How to Resurface a Plastic Cutting Board. Is it Safe?

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Have you ever wondered if you could refinish a plastic cutting board? You’ve come to the right place.

Plastic cutting boards can get worn down through everyday use, resulting in an unpleasant and even unsanitary surface. Food particles, knife marks, and cleaning products can wreak havoc on a plastic cutting surface.

But did you know you can resurface your plastic cutting board? Instead of tossing your board and buying a new one, you can give it new life with a few basic supplies and some know-how.

This article will cover whether you should resurface your cutting board, what methods there are, and tips for safe cutting board usage.

Ready to learn more? Let’s get started.

Why Does a Plastic Board Need Resurfacing?

When I refer to plastic cutting boards, I might also use the terms poly cutting boards or HDPE cutting boards. The reason is that plastic covers a wide range of polymers. HDPE (high-density polyethylene) is one of the most common materials, but polypropylene is also quite common. In fact, the only plastic cutting board I own is polypropylene.

Person slicing strawberries

Regardless of the specific type of plastic, they all have some common characteristics. For instance, plastic cutting boards are non-porous, so you might think they are a safer option than wood cutting boards. But the reality is a little more complicated.

A plastic cutting board won’t absorb as much bacteria as a wood cutting board, but it also allows the bacteria on the surface to persist for a longer time.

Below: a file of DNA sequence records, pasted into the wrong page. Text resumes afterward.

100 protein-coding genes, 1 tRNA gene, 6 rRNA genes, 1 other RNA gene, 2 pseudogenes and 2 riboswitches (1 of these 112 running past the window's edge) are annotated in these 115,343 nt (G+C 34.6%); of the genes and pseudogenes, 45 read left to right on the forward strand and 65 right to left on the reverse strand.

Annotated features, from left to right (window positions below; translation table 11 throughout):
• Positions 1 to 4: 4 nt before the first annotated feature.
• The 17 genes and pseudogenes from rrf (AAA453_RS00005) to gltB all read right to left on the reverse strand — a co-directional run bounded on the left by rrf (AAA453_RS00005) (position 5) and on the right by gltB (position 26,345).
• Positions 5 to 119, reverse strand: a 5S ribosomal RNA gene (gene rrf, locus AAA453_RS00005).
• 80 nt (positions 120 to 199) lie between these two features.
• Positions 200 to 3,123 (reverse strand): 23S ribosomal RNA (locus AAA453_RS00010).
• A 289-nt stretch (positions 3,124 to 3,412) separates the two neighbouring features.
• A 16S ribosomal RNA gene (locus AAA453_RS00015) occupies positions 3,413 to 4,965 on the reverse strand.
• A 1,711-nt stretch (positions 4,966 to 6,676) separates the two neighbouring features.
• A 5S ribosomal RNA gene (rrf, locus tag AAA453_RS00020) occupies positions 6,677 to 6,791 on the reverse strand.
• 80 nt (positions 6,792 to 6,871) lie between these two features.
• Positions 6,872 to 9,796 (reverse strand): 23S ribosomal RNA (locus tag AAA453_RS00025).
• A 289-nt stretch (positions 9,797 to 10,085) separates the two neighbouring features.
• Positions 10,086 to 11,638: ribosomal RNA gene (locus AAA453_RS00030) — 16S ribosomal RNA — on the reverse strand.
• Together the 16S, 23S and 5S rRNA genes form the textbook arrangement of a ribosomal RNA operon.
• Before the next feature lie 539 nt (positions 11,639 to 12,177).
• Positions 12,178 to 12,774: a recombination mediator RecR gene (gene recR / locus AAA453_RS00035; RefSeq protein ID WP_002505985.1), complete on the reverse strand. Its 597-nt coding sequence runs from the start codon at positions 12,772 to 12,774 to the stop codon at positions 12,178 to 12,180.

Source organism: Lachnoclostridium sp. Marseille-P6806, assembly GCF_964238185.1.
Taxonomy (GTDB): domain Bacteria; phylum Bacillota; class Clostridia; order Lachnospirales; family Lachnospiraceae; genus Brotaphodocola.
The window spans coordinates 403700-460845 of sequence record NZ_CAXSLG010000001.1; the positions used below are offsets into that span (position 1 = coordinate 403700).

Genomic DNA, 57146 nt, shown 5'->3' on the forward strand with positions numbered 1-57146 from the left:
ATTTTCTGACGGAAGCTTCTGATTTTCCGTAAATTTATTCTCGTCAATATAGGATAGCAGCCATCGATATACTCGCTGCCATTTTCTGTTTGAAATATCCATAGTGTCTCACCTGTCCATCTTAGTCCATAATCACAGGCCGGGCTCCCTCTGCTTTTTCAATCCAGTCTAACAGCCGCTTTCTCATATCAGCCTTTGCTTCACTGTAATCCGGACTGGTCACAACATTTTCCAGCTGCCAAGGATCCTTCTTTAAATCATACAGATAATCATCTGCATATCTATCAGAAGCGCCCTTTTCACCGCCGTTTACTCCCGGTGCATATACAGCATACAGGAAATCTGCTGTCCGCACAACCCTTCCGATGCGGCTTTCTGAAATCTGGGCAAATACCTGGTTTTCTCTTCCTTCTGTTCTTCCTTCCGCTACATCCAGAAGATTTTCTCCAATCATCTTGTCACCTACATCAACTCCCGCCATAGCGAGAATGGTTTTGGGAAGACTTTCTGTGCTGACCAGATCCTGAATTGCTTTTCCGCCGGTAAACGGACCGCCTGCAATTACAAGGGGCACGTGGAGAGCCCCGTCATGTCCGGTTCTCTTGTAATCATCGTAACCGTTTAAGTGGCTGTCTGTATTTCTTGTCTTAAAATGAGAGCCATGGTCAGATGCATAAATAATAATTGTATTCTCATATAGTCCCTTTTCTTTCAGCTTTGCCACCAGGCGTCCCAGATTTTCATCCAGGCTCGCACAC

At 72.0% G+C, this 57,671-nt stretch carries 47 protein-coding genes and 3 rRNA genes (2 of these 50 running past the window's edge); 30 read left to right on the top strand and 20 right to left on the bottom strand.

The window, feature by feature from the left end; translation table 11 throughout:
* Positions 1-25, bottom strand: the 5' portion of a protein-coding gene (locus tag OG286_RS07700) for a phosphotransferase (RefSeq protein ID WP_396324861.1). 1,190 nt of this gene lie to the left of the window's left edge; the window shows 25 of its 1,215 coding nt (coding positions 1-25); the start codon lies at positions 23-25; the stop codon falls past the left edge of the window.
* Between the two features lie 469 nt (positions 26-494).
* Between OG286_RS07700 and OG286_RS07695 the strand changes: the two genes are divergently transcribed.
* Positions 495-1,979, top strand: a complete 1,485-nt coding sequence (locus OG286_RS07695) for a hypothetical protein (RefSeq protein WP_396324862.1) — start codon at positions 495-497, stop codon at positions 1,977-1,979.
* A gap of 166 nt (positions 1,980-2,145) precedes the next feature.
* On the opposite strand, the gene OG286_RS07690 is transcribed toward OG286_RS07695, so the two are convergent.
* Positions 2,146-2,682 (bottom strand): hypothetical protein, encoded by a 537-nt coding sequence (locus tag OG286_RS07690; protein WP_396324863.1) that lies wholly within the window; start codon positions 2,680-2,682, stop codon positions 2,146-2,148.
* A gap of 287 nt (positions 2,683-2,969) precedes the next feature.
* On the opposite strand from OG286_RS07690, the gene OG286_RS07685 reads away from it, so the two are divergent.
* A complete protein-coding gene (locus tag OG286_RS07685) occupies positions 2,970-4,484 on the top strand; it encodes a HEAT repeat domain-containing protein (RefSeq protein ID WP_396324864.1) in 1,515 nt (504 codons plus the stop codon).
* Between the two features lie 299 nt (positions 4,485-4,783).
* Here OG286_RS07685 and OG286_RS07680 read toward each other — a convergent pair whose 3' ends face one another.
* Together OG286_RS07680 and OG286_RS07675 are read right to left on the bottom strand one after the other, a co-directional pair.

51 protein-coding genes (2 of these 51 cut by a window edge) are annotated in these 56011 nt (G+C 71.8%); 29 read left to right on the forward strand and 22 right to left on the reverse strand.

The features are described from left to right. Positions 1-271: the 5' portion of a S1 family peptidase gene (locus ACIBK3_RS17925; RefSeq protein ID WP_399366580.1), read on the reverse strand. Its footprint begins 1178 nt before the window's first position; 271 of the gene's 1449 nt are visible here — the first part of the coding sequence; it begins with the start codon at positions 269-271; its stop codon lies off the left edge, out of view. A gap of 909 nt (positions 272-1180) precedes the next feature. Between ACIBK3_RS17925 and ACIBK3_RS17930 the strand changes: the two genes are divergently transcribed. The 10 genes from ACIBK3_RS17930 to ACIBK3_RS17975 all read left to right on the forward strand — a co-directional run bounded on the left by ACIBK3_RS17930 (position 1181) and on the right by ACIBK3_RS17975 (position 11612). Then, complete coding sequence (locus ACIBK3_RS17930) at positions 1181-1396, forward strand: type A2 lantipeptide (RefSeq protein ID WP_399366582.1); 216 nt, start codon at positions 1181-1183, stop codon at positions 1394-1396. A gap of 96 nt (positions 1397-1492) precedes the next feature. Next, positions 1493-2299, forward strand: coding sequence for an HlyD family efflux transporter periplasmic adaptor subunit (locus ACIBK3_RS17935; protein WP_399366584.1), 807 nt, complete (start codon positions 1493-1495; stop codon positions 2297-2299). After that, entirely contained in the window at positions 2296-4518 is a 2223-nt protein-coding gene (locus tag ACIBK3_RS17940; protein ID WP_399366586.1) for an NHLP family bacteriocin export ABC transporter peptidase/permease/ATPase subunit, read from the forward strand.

When deep crevices develop from repeated cuts, those crevices will harbor bacteria. And unlike wood, plastic won’t naturally “absorb” it, exposing your food to trapped bacteria.

Most people mistakenly believe that washing their plastic cutting board will keep it sanitary, but they’re mistaken. Plastic cutting boards are made up of tightly-packed polymers. When a knife makes a cut, it will create a gap in the surface along the cut mark. This gap allows the protein of whatever food is being prepared to infiltrate the surface.

When you wash, sanitize, and rinse the board, it will get rid of most of the contamination, but not all of it. And with food sliding around on cutting boards, you can see where this would lead to a lot of safety hazards.

The deepest part of the cut is where most of the contamination lies unchecked. Liquid cleaners can’t even reach these areas, allowing microorganisms to thrive. Sanding a cutting board allows you to refinish the surface of the cutting board and extend its lifespan. Cutting boards typically need to be discarded when they start to stain, smell, or have too many cut marks.

Is It Safe to Resurface a Plastic Cutting Board?